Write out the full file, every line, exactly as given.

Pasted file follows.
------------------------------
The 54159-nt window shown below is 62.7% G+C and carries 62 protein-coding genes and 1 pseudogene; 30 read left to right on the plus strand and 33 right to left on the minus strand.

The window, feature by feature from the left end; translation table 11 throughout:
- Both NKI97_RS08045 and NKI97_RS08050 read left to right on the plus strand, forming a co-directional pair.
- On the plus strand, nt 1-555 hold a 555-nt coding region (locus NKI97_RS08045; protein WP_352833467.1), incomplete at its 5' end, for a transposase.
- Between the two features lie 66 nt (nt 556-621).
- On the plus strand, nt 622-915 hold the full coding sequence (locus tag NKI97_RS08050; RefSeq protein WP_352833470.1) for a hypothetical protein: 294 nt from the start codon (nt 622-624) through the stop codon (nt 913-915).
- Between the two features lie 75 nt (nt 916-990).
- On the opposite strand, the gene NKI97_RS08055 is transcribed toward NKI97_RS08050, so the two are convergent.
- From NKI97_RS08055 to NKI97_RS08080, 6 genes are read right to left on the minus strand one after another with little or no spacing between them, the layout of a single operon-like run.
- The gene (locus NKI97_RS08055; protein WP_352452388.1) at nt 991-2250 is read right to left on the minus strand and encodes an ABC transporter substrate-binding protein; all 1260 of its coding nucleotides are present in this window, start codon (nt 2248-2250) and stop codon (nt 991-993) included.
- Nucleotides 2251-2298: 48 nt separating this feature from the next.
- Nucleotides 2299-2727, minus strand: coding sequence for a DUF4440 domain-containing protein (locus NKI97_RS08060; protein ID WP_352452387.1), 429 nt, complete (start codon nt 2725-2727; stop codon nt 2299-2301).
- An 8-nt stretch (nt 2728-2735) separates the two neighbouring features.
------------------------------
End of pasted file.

The 54159-nt window shown below is 62.7% G+C and carries 62 protein-coding genes and 1 pseudogene; 30 read left to right on the plus strand and 33 right to left on the minus strand.

The window, feature by feature from the left end; translation table 11 throughout:
- Both NKI97_RS08045 and NKI97_RS08050 read left to right on the plus strand, forming a co-directional pair.
- On the plus strand, nt 1-555 hold a 555-nt coding region (locus NKI97_RS08045; protein WP_352833467.1), incomplete at its 5' end, for a transposase.
- Between the two features lie 66 nt (nt 556-621).
- On the plus strand, nt 622-915 hold the full coding sequence (locus tag NKI97_RS08050; RefSeq protein WP_352833470.1) for a hypothetical protein: 294 nt from the start codon (nt 622-624) through the stop codon (nt 913-915).
- Between the two features lie 75 nt (nt 916-990).
- On the opposite strand, the gene NKI97_RS08055 is transcribed toward NKI97_RS08050, so the two are convergent.
- From NKI97_RS08055 to NKI97_RS08080, 6 genes are read right to left on the minus strand one after another with little or no spacing between them, the layout of a single operon-like run.
- The gene (locus NKI97_RS08055; protein WP_352452388.1) at nt 991-2250 is read right to left on the minus strand and encodes an ABC transporter substrate-binding protein; all 1260 of its coding nucleotides are present in this window, start codon (nt 2248-2250) and stop codon (nt 991-993) included.
- Nucleotides 2251-2298: 48 nt separating this feature from the next.
- Nucleotides 2299-2727, minus strand: coding sequence for a DUF4440 domain-containing protein (locus NKI97_RS08060; protein ID WP_352452387.1), 429 nt, complete (start codon nt 2725-2727; stop codon nt 2299-2301).
- An 8-nt stretch (nt 2728-2735) separates the two neighbouring features.